The autotaxin-lysophosphatidic acid-axis as corticosteroid target in the pathophysiology of nephrotic syndrome

Project start
Institution: Department of Nephrology and Hypertension, University Hospital Erlangen
Applicant: Dr. Tilman Jobst-Schwan
EKFS funding line: Else Kröner Memorial Fellowships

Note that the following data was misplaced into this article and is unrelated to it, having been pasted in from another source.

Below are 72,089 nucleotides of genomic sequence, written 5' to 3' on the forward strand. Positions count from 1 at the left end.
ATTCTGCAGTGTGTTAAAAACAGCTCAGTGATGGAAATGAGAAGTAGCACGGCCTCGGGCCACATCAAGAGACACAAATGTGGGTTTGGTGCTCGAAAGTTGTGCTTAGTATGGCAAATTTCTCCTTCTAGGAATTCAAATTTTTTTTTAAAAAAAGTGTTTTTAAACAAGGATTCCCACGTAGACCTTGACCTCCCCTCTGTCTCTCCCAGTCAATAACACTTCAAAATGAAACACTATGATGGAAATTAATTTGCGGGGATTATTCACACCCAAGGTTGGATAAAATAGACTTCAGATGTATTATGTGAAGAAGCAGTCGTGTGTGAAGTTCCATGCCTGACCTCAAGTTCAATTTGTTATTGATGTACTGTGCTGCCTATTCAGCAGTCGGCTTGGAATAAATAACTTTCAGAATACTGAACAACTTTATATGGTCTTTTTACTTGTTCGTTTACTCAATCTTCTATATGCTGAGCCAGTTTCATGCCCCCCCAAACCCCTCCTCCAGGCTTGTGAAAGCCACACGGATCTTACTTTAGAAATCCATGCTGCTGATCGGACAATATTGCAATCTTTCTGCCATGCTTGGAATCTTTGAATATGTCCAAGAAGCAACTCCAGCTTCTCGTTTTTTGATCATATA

Nephrotic syndrome is a kidney disease characterized by protein loss in the urine, water retention and changes in blood lipids. Steroids are used to treat this disease without knowing exactly how they work in the kidney. Lysophosphatidic acids are a class of fat molecules that circulate in the blood, and also bind as signaling molecules to receptors in the kidney. We think that in nephrotic syndrome the composition of the lysophosphatidic acids in the blood is changed and that steroids have a positive effect on these changes. This restores the correct signal transmission in the kidney and thus its function. We hope that our experiments will help us better understand the disease nephrotic syndrome and develop more targeted therapies.